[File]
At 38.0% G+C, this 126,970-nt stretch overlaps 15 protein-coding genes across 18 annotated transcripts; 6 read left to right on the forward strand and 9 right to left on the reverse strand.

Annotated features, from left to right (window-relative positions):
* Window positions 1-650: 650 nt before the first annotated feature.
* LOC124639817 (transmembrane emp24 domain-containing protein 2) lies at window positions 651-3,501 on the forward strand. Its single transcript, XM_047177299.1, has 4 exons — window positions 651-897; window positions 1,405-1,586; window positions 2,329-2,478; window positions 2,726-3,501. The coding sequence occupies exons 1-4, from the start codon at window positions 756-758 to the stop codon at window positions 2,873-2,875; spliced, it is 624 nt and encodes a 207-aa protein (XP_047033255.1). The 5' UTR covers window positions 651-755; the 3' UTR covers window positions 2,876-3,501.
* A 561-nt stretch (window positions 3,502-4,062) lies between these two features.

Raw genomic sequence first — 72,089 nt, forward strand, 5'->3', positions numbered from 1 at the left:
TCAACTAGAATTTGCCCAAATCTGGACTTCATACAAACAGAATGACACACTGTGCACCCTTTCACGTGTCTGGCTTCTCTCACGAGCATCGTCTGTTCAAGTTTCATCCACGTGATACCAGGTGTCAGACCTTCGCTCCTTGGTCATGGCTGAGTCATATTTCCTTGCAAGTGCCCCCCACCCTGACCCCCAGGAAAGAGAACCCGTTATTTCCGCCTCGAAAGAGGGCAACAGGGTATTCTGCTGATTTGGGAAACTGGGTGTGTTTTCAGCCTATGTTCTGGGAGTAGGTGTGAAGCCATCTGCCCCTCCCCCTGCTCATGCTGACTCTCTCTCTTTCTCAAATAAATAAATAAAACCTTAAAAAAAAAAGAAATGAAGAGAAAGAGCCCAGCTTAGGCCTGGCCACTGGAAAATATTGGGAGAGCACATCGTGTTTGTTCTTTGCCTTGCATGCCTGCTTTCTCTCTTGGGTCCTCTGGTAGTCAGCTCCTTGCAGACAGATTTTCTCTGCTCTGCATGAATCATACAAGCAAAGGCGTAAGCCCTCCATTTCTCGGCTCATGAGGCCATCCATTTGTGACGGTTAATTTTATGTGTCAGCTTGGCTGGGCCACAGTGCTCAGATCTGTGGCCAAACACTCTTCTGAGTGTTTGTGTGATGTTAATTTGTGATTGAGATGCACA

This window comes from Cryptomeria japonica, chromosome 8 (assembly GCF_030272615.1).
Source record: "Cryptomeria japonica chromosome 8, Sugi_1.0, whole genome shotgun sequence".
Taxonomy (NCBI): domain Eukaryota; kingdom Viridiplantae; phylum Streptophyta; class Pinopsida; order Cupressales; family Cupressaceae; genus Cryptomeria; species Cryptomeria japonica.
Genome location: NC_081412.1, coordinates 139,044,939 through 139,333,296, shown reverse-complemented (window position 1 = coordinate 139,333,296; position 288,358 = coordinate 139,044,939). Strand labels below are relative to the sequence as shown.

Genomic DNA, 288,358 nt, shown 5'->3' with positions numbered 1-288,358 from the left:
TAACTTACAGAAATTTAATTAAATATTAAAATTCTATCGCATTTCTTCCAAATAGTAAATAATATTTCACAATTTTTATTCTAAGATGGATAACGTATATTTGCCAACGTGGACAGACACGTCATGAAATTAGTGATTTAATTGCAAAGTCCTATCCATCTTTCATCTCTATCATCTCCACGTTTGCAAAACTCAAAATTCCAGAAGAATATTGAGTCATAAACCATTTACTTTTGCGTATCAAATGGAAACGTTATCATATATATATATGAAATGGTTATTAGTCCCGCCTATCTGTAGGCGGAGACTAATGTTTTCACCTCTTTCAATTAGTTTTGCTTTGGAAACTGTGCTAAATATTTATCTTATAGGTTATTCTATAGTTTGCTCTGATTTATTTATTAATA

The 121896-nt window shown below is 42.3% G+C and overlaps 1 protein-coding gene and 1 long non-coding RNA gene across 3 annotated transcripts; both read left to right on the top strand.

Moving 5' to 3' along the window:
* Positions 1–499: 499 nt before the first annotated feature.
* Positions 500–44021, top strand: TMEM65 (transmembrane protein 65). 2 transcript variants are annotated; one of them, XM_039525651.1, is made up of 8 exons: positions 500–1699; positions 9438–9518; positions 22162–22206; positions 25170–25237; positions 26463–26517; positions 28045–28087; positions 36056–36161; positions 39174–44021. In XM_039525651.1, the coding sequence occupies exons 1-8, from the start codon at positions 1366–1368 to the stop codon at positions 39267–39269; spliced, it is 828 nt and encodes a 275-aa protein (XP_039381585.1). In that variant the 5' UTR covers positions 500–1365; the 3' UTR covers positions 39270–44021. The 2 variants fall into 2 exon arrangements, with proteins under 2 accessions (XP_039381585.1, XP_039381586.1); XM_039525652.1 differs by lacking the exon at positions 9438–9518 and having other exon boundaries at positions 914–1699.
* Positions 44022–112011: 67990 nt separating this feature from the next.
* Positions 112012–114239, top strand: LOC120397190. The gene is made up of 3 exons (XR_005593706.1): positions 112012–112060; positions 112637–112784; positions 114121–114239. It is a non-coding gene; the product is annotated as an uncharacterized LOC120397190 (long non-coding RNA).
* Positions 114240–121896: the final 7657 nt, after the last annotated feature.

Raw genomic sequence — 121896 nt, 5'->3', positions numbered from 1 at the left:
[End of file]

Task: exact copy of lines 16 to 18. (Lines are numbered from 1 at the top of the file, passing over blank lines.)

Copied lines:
* Positions 1–499: 499 nt before the first annotated feature.
* Positions 500–44021, top strand: TMEM65 (transmembrane protein 65). 2 transcript variants are annotated; one of them, XM_039525651.1, is made up of 8 exons: positions 500–1699; positions 9438–9518; positions 22162–22206; positions 25170–25237; positions 26463–26517; positions 28045–28087; positions 36056–36161; positions 39174–44021. In XM_039525651.1, the coding sequence occupies exons 1-8, from the start codon at positions 1366–1368 to the stop codon at positions 39267–39269; spliced, it is 828 nt and encodes a 275-aa protein (XP_039381585.1). In that variant the 5' UTR covers positions 500–1365; the 3' UTR covers positions 39270–44021. The 2 variants fall into 2 exon arrangements, with proteins under 2 accessions (XP_039381585.1, XP_039381586.1); XM_039525652.1 differs by lacking the exon at positions 9438–9518 and having other exon boundaries at positions 914–1699.
* Positions 44022–112011: 67990 nt separating this feature from the next.